2. The government will introduce legislation that would, if passed, strengthen the Residential Tenancies Act to further protect tenants and ensure predictability for landlords. This will include developing a standard lease with explanatory information available in multiple languages, tightening provisions for “landlord’s own use” evictions, and ensuring that tenants are adequately compensated if asked to vacate under this rule; prohibiting above-guideline increases where elevator work orders have not been completed; and making technical changes at the Landlord-Tenant Board to make the process fairer and easier for renters and landlords. These changes would apply to the entire province.

Actions to Increase Housing Supply

  1. Establishing a program to leverage the value of surplus provincial land assets across the province to develop a mix of market housing and new, permanent, sustainable and affordable housing supply. Potential sites under consideration for a pilot project include the West Don Lands, 27 Grosvenor/26 Grenville Streets in Toronto, and other sites in the province. This builds on an agreement reached previously with the City of Toronto to ensure a minimum of 20 per cent of residential units within the West Don Lands are available for affordable rental, with an additional 5 per cent of units for affordable ownership.
  2. Introducing legislation that would, if passed, empower the City of Toronto, and potentially other interested municipalities, to introduce a vacant homes property tax to encourage property owners to sell unoccupied units or rent them out, to address concerns about residential units potentially being left vacant by speculators.
  3. Ensuring that property tax for new multi-residential apartment buildings is charged at a similar rate as other residential properties. This will encourage developers to build more new purpose-built rental housing and will apply to the entire province.
  4. Introducing a targeted $125-million, five-year program to further encourage the construction of new rental apartment buildings by rebating a portion of development charges. Working with municipalities, the government would target projects in those communities that are most in need of new purpose-built rental housing.
  5. Providing municipalities with the flexibility to use property tax tools to help unlock development opportunities. For example, municipalities could be permitted to impose a higher tax on vacant land that has been approved for new housing.
  6. Creating a new Housing Supply Team with dedicated provincial employees to identify barriers to specific housing development projects and work with developers and municipalities to find solutions. As well, a multi-ministry working group will be established to work with the development industry and municipalities to identify opportunities to streamline the development approvals process.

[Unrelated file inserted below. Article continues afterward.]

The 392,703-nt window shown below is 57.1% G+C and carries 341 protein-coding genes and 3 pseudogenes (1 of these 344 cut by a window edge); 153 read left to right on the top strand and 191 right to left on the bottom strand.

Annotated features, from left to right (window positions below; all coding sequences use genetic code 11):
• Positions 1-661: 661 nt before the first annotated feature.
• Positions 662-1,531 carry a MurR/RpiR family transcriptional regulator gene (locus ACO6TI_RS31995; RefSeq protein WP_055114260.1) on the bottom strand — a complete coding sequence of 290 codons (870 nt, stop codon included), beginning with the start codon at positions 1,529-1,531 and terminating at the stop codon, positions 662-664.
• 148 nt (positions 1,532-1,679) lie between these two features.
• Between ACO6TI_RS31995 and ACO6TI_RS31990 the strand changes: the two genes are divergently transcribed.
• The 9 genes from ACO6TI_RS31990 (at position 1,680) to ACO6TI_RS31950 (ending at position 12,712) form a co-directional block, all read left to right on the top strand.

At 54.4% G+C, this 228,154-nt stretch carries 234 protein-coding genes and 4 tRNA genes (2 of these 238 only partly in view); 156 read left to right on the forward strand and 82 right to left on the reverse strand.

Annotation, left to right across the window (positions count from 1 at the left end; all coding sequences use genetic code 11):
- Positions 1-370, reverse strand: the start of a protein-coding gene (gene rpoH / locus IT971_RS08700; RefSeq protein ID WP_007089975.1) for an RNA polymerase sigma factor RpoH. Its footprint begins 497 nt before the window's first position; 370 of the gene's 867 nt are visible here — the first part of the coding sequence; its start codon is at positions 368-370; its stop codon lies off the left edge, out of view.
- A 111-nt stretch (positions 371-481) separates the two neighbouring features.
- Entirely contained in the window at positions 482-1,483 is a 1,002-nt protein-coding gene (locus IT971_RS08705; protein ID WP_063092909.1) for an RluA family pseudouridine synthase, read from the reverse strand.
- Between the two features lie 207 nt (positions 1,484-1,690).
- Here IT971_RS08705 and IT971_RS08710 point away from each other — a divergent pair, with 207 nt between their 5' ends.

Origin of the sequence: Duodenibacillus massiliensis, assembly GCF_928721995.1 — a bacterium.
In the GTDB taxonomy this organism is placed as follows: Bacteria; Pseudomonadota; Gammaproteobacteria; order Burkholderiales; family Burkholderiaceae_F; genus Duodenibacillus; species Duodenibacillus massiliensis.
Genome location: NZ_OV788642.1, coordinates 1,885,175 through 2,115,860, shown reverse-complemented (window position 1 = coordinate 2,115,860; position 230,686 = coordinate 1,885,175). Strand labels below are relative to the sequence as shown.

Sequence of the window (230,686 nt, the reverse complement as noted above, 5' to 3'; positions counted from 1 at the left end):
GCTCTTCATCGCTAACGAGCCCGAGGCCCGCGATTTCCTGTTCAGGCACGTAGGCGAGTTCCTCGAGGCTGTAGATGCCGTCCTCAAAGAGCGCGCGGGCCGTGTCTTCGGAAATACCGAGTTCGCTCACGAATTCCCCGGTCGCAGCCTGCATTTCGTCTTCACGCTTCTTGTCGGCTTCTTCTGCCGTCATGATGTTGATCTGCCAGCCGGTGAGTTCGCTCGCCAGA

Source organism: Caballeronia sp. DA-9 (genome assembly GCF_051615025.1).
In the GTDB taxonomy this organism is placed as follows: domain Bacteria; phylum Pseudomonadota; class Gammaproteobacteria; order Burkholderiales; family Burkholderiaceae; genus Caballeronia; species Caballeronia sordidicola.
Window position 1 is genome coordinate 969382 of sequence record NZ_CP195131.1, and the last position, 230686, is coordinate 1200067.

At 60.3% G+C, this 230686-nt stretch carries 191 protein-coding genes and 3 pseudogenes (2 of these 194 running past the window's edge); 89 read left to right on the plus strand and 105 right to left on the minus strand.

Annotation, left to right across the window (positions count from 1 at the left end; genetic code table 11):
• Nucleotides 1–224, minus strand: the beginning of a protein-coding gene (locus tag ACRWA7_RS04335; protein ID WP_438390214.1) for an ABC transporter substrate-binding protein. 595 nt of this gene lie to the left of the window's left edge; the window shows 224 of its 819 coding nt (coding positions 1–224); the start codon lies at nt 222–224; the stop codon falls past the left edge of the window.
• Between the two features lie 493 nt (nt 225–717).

Other Actions to Protect Homebuyers and Increase Information Sharing

  1. The province will work to understand and tackle practices that may be contributing to tax avoidance and excessive speculation in the housing market such as “paper flipping,” a practice that includes entering into a contractual agreement to buy a residential unit and assigning it to another person prior to closing.
  2. Working with the real estate profession and consumers, the province is committing to review the rules real estate agents are required to follow to ensure that consumers are fairly represented in real estate transactions. This includes practices such as double ending. The government will modernize its rules, strengthen professionalism and improve the home-buying experience with a goal to make Ontario a leader in real estate standards.
  3. Establishing a housing advisory group which will meet quarterly to provide the government with ongoing advice about the state of the housing market and discuss the impact of the measures in the Fair Housing Plan and any additional steps that are needed. The group will have a diverse range of expertise, including economists, academics, developers, community groups and the real estate sector.
  4. Educating consumers on their rights, particularly on the issue of one real estate professional representing more than one party in a real estate transaction.
  5. Partnering with the Canada Revenue Agency to explore more comprehensive reporting requirements so that correct federal and provincial taxes, including income and sales taxes, are paid on purchases and sales of real estate in Ontario.
  6. Making elevators in Ontario buildings more reliable by establishing timelines for elevator repair in consultation with the sector and the Technical Standards & Safety Authority (TSSA).